In the first debate of the 2020 presidential election season, President Donald Trump openly mocked his opponent former Vice President Joe Biden for wearing a mask and following COVID-19 safety protocols.
“I don’t wear a mask like him,” Trump said. “Every time you see him, he’s got a mask. He could be speaking 200 feet away from [you] and he shows up with the biggest mask I’ve ever seen.”
Just over 48 hours later, Trump confirmed he had tested positive for COVID-19.
While it would have been understandable and maybe even justified for Biden to lash back at the president, he showed true class by refusing to kick his fallen opponent in his moment of weakness. This is a mentality I believe all of us should have, regardless of our political party or support of President Trump. After all, it has always seemed since the beginning of this pandemic that the resident was immune to this disease.
At Gonzaga, we also believed we would be safe from the virus. While most students were complying with policies such as mask wearing around campus, enough people were disobeying those policies that online groups such as @zagsunmasked felt they needed to take immediate action to prevent an outbreak. At that time, we were living in a era of theories and hypotheticals, where COVID-19 was a matter of politics and not existence.
In the same way Trump’s COVID-19 diagnosis was a game changer for the nation, the recent peak of 28 currently confirmed cases was also a game changer for GU. Whispered stories of midnight quarantines and half-empty halls began to circle affected dorms with no official word of the virus’ current location coming from GU leadership. Those affected, even those not infected, returned chastened by the experiences of missed classes, health scares and utter isolation.
GU’s response to the pandemic has been nothing short of admirable. Weekly tests of hundreds of students have helped identify and contain outbreaks when they are small. The edition of new plexiglass dividers on tables in the COG has helped to provide a safer eating experience for Zags on campus.
That being said, there is still too much fear of and stigma associated with COVID-19. While it is always hard to see anyone, especially the president, suffering from a health condition as severe as COVID-19, a disease which he is at the greatest risk of dying from, we must remember his continued efforts to associate the virus with the nation of China and its people.
In some places, his words were seen for the xenophobic rhetoric they were; in others, Asian Americans and other people of color faced harsher discrimination after being associated with the virus.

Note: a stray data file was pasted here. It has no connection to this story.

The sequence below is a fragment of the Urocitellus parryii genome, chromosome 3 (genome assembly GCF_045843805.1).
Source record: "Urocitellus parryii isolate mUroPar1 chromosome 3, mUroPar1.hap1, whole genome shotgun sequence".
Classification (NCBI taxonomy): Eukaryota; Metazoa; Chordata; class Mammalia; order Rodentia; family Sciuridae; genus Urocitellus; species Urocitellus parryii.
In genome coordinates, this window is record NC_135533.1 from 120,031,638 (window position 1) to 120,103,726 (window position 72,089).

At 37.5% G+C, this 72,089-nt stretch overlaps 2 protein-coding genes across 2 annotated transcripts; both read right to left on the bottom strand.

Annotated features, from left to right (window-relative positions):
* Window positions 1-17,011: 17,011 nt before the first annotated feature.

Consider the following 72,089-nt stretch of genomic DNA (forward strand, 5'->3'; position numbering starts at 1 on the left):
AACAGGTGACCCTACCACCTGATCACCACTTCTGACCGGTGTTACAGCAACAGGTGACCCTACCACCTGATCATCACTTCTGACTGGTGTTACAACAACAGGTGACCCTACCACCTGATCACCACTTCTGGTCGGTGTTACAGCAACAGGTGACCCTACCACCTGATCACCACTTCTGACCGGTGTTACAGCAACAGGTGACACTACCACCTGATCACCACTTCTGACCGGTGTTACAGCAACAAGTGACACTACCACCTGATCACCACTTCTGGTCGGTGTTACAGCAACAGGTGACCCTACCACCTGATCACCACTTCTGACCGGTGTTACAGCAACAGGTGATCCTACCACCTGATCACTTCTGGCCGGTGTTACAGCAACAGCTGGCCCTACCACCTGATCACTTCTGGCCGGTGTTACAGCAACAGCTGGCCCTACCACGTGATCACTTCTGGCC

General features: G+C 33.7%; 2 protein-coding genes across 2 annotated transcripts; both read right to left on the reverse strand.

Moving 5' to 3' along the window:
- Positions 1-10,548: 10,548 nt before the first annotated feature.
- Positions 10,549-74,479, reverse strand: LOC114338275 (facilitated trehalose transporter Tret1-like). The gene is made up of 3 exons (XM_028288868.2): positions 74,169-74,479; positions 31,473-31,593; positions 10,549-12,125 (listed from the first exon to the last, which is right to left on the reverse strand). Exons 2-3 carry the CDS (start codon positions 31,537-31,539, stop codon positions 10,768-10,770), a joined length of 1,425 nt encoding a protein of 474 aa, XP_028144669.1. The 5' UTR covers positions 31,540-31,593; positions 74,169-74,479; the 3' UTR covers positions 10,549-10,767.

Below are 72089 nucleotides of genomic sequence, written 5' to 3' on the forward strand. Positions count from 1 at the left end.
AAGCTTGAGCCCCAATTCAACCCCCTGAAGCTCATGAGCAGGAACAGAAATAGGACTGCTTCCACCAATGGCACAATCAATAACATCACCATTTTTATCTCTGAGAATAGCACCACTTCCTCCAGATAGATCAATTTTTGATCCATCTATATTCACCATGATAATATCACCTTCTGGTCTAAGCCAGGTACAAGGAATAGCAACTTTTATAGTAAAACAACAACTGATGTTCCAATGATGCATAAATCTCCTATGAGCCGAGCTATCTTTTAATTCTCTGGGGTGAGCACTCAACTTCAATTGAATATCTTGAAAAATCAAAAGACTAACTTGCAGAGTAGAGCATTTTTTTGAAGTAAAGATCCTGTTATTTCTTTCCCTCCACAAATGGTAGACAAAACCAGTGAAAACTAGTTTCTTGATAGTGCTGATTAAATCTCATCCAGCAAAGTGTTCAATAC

The trickle-down effect this has had on the perception of those with the virus, even those who are neither Asian American nor a person of color, has thus been detrimental. At GU, the most positive cases we ever saw at one time was 28, meaning most people could look at those statistics and dismiss COVID-19 as “happening to someone else.”
In a sense, it is very relieving to know that GU leadership has refused to release the names of those who are ill, we should not begin to fight their identities instead of their illness.
However, unless we fully realize just how dangerous COVID-19 is, testing is trivial, masks are meaningless and socially distancing is simply demonstrating that we know how to follow rules when others are watching.
Even if we hit zero current positive cases, someone who refuses to take COVID-19 seriously could easily walk downtown and bring the virus back to campus. In other words, as long as we refuse to respect the deadly power of COVID-19, we will never see the end of this pandemic on our campus.
What I propose is this: let us — each and every one of us — openly share how COVID-19 has affected our lives. For me, it is sad to know that I can’t see my parents’ smiles when they come to visit, that they can’t give me a hug when I most need it.
It’s terrifying to know that COVID-19 was found in my dorm, and as sad as I was to see it go, I had to put an end to game nights in our lobby so that I could keep my friends and I safe.
I know that others have lost more than I have. Many have lost money, food security, jobs and loved ones. One million people have lost their lives worldwide.
We should be telling each other these stories in order to remind ourselves of what we are truly struggling against. Let us remind ourselves that it is not about who has the virus, but about how many who have been damaged or killed by COVID-19.
And let us not for one moment think we’re invincible, for in the words of comedian Trevor Noah, “If the president of the United States can get the coronavirus, then what excuse do the rest of us random a**holes have for not wearing a mask?”